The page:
"Q: How do you feel when your own experiences are consistently dismissed by a white world that doesn't recognise your reality? A: You may experience shame, suspicion and melancholy, otherwise known as minor feelings."
In Minor Feelings: A Reckoning on Race and the Asian Condition, poet Cathy Park Hong unravels what it's like to believe the lies you're told about your own racial identity. Shared from her own perspective as a daughter of Korean immigrants raised in America, the book offers a brilliantly honest and shrewd account of her version of 'the Asian condition' – because the world still needs reminding that one Asian narrative really does not fit all.
For such emotionally complex material, Hong's essays are wry and unapologetically direct, challenging how we think, how we communicate and what we too quickly assume to understand. Minor Feelings is a sharp and urgent exploration of those hard-to-name sensations that govern racial consciousness. This extract is taken from a chapter called "The End Of White Innocence" and lends a frustrating but important snapshot of her experience of 'white tears'.
Warning: The following contains racially derogatory language that some readers may find offensive.
Another time, my younger sister was nine and I was thirteen when we were leaving the mall. A white couple opened the glass doors to enter as we were leaving. I assumed the man was opening the door for us, so we scurried out as he reluctantly held the door wide. Before the door shut behind him, he bellowed, "I don’t open doors for chinks!"
My sister burst into tears. She couldn’t understand why he was so mean. "That’s never happened to me before," she cried.
I wanted to run back into the mall and kill him. I had failed to protect my younger sister and I was helpless in my murderous rage against a grown man so hateful he was incapable of recognising us as kids.
I only bring up the latter incident to compare it to an experience I had later in life. I was in my early twenties, living in Brooklyn. It was one of those unbearably hot July days that brought out the asshole in all New Yorkers. My friend, her boyfriend, and I walked into the Second Avenue subway station. As I walked down the stairs to the subway platform, a man passed us, and while looking at me, he singsonged, "Ching chong ding dong." He was a neckless white guy wearing a baseball cap. He looked like a typical Staten Island jock. But then I noticed he was with his black wife and his biracial toddler.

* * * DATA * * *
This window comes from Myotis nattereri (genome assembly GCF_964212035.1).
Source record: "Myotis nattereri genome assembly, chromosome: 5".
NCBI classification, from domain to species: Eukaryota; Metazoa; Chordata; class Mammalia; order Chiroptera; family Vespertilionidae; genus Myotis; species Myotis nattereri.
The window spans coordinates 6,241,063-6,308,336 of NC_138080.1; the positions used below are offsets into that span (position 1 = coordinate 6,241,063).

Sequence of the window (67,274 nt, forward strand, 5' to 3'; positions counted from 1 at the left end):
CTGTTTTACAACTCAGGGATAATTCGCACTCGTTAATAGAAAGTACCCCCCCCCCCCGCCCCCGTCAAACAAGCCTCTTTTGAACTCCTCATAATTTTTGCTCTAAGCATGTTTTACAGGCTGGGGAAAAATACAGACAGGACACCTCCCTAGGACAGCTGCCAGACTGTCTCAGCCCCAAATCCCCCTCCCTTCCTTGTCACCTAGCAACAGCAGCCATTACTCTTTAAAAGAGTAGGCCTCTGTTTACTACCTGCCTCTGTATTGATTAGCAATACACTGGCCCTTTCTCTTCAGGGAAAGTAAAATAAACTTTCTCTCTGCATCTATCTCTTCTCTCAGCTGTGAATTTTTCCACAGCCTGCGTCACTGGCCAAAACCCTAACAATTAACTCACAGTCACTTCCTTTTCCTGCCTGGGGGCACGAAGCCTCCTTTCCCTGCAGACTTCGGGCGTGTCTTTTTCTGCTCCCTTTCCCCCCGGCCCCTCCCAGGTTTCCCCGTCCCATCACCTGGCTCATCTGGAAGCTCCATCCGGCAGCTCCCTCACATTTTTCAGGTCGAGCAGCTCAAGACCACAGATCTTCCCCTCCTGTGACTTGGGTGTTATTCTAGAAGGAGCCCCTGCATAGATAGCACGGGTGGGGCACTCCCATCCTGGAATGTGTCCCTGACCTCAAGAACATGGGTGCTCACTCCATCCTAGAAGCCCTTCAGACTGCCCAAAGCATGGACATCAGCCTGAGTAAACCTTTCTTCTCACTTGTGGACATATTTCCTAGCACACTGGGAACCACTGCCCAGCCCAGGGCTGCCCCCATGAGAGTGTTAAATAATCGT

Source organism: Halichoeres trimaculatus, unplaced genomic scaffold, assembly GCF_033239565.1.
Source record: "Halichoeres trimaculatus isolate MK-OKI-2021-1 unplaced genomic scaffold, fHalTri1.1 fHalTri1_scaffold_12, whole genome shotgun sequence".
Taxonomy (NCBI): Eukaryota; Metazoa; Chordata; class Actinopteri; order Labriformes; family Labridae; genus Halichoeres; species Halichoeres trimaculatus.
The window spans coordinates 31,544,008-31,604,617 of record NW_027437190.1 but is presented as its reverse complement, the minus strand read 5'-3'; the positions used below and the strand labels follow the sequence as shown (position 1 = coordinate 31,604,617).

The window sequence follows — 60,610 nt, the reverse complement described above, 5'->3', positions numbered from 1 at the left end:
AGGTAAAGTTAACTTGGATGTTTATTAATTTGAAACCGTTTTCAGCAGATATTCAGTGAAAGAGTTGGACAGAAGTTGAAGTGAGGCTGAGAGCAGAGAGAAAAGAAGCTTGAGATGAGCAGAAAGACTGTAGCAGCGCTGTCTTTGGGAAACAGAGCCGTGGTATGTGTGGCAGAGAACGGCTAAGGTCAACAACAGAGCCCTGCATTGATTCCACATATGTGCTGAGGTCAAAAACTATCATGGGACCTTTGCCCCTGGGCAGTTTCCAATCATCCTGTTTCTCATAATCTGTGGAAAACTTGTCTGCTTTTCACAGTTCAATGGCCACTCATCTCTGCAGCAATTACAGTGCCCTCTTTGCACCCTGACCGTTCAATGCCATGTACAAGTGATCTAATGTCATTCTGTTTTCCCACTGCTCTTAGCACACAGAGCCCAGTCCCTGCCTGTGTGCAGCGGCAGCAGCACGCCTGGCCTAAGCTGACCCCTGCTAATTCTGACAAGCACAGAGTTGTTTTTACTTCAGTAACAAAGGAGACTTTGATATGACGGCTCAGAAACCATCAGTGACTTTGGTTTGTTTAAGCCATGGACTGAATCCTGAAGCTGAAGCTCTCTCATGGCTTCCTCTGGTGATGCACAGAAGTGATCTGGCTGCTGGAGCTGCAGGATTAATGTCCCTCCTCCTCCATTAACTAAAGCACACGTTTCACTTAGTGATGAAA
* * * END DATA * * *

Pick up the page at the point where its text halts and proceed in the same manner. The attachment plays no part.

My friends, who were white, didn’t know what to say. I didn’t want to make them uncomfortable, so I dismissed it. We boarded the F train and I realised he was in the same car as us. As the train trundled along stop after stop, I became increasingly enraged staring at him. How many times have I let situations like this go? I thought.
"I’m going to say something to him," I told my friends, and they encouraged me to confront him. I wended my way past everyone in the crowded car until I stood over him. I quietly told him off. I not only called him a racist but I also hissed that he was setting a horrible example for his baby. When I returned to my friends, my head throbbing, I looked back and saw that he had stood up and was walking toward us. As he approached us, he pointed to my roommate’s boyfriend and threatened, "He’s lucky that he’s not your boyfriend, because if he was your boyfriend, I’d beat the shit out of him." Then he walked back and sat down. I was stunned and relieved that it didn’t end in violence or more racial slurs. My roommate’s boyfriend kept saying, "I wish I said something." Then it was our stop. As we were getting off, the guy shouted at me across the crowded car, "Fucking chink!"
"White trash motherfucker!" I yelled back.
When we were on the platform, my friend, who had failed to say much during the train ride, burst into tears.
"That’s never happened to me before," she wailed.
And just like that, I was shoved aside. I was about to comfort her and then I stopped myself from the absurdity of that impulse. All of my anger and hurt transferred to her, and even now, as I’m writing this, I’m more upset with her than that guy. We walked silently back to our apartment while she cried.
Minor Feelings: A Reckoning on Race and the Asian Condition by Cathy Park Hong is published by Profile Books on 5th March 2020